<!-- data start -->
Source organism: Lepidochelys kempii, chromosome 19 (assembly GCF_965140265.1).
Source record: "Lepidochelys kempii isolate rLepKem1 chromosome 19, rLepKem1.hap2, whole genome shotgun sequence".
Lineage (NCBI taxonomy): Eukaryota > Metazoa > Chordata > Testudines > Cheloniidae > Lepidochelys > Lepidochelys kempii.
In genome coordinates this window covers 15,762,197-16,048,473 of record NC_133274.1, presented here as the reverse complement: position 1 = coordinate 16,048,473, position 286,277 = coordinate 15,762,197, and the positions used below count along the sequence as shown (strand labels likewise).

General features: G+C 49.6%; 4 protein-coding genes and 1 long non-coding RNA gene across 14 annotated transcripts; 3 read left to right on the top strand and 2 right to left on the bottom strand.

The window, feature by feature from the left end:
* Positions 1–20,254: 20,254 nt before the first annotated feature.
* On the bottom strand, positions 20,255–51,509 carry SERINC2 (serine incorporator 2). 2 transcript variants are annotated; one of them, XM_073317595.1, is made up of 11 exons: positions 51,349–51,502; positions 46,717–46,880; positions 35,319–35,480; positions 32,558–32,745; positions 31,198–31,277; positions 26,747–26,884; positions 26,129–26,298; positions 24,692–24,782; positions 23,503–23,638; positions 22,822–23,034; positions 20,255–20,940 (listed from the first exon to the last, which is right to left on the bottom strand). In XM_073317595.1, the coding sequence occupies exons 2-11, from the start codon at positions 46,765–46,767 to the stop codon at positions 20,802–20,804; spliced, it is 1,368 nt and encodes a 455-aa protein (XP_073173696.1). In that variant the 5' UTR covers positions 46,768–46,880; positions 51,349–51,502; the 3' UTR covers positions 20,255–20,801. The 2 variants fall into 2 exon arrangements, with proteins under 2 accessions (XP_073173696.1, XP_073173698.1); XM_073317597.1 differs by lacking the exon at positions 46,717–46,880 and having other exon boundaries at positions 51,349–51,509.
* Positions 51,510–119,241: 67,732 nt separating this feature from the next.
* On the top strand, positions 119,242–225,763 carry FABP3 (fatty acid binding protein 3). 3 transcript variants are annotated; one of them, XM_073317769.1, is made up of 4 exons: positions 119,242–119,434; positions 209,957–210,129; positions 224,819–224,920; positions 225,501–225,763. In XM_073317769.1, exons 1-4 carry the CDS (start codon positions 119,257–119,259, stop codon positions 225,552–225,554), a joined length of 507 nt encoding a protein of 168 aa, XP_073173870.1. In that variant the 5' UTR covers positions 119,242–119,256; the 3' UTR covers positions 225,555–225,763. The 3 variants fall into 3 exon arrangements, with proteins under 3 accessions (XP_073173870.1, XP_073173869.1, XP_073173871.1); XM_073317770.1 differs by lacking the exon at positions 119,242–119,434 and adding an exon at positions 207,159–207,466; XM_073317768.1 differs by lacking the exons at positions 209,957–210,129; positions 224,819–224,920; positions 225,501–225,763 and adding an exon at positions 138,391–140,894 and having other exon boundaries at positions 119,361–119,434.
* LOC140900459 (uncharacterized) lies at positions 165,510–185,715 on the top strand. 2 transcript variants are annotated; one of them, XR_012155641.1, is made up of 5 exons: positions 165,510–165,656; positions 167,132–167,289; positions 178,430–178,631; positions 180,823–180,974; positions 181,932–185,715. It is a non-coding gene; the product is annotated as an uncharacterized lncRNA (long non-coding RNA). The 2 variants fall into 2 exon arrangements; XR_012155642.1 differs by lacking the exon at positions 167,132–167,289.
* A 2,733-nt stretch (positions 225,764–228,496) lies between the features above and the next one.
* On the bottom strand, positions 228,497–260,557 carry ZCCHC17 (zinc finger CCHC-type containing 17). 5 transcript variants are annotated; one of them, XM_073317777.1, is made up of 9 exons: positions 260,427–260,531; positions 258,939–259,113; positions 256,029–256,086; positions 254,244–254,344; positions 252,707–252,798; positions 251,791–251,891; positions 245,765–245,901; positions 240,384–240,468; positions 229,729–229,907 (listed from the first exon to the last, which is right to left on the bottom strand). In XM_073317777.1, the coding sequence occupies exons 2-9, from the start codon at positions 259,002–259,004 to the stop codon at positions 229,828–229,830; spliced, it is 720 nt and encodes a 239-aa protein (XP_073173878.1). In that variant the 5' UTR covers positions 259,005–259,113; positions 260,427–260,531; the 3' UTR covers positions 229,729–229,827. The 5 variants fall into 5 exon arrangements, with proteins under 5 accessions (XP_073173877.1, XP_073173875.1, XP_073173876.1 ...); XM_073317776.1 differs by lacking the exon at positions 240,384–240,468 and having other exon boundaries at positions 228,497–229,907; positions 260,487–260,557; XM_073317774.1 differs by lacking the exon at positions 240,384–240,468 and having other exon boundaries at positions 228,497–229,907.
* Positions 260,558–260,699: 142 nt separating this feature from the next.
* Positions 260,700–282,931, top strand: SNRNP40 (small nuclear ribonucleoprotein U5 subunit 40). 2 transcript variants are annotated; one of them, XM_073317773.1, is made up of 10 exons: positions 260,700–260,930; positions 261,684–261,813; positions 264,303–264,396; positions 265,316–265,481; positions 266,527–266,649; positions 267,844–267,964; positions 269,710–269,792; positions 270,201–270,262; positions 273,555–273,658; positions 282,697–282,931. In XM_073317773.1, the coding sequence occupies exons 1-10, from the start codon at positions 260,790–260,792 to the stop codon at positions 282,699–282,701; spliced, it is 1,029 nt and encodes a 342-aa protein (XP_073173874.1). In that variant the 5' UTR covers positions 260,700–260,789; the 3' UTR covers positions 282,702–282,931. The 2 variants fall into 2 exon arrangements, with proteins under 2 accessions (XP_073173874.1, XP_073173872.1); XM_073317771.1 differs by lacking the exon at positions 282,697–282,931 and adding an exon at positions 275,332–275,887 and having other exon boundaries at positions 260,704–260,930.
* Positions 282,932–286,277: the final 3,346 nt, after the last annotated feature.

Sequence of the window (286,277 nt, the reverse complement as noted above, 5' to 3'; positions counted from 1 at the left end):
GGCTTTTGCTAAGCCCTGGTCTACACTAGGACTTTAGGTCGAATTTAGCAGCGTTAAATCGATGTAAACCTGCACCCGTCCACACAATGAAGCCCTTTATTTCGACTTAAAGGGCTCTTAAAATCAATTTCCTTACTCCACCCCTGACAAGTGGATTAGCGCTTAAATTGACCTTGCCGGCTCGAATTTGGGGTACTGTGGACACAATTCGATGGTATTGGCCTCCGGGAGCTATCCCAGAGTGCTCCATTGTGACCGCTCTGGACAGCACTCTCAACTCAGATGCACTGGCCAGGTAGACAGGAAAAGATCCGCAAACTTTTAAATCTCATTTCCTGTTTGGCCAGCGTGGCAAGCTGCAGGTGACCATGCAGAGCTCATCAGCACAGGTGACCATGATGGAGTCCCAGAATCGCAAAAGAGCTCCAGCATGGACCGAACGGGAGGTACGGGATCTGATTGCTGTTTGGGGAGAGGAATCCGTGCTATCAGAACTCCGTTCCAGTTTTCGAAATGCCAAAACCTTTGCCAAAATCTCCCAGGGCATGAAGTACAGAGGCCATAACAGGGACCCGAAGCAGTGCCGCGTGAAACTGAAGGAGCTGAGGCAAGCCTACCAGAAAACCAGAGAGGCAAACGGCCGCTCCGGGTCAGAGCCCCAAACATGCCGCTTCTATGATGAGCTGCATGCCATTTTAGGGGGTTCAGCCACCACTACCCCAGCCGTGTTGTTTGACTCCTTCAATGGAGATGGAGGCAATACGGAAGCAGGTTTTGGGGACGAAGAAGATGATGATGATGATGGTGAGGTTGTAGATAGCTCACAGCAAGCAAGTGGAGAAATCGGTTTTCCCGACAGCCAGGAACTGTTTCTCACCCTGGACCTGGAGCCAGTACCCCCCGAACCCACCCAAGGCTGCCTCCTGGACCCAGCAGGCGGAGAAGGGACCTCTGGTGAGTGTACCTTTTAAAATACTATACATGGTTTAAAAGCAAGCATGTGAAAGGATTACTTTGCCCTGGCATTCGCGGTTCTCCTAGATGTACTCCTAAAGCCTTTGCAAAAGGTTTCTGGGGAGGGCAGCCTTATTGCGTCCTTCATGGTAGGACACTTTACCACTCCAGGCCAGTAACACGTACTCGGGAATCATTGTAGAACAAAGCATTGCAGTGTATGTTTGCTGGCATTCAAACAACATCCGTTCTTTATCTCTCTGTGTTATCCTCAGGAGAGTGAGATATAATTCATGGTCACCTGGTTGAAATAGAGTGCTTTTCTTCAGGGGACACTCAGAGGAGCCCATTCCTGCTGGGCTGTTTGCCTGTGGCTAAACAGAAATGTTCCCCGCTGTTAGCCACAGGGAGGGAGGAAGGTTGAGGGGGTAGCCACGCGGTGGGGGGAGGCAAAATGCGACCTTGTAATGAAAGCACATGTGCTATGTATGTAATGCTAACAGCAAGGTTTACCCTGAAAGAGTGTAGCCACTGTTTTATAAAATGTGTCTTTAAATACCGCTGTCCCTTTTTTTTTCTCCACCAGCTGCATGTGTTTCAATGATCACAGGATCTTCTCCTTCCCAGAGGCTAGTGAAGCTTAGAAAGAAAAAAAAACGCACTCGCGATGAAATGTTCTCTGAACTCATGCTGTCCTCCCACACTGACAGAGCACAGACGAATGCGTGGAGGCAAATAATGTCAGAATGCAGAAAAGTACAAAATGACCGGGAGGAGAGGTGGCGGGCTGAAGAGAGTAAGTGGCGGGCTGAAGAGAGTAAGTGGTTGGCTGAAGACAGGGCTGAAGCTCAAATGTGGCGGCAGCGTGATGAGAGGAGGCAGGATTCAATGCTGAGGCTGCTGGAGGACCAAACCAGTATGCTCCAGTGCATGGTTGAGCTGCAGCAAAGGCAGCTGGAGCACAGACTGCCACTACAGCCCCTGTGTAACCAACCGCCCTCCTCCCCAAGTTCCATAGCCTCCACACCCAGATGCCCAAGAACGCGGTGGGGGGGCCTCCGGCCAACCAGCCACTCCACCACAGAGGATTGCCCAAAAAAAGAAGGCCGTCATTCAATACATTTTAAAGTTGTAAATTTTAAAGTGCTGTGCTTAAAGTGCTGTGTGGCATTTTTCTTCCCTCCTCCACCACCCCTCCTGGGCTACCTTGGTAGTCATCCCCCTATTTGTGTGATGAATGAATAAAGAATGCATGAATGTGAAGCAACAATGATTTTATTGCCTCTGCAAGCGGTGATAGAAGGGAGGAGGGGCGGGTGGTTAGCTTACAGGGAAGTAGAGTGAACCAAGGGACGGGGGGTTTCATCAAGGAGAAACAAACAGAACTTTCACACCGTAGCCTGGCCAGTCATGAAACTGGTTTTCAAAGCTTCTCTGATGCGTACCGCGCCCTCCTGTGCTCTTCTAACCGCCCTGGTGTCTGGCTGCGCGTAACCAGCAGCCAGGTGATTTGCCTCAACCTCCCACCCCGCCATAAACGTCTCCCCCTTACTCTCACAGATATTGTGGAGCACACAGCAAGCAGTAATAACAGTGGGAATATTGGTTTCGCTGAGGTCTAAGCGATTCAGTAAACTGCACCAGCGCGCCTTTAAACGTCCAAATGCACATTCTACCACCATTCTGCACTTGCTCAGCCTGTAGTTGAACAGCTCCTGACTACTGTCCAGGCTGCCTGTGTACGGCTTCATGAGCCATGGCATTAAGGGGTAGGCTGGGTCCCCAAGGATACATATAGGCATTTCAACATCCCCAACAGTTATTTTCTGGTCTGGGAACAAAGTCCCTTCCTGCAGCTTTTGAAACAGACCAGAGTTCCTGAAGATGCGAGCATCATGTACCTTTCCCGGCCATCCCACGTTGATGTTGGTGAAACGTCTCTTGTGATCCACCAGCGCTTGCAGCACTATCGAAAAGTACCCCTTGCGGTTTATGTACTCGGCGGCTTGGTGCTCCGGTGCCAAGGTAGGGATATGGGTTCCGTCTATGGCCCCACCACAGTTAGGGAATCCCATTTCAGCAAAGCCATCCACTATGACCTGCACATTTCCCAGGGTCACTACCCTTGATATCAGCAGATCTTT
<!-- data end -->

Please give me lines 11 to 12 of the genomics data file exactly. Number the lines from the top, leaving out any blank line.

* LOC140900459 (uncharacterized) lies at positions 165,510–185,715 on the top strand. 2 transcript variants are annotated; one of them, XR_012155641.1, is made up of 5 exons: positions 165,510–165,656; positions 167,132–167,289; positions 178,430–178,631; positions 180,823–180,974; positions 181,932–185,715. It is a non-coding gene; the product is annotated as an uncharacterized lncRNA (long non-coding RNA). The 2 variants fall into 2 exon arrangements; XR_012155642.1 differs by lacking the exon at positions 167,132–167,289.
* A 2,733-nt stretch (positions 225,764–228,496) lies between the features above and the next one.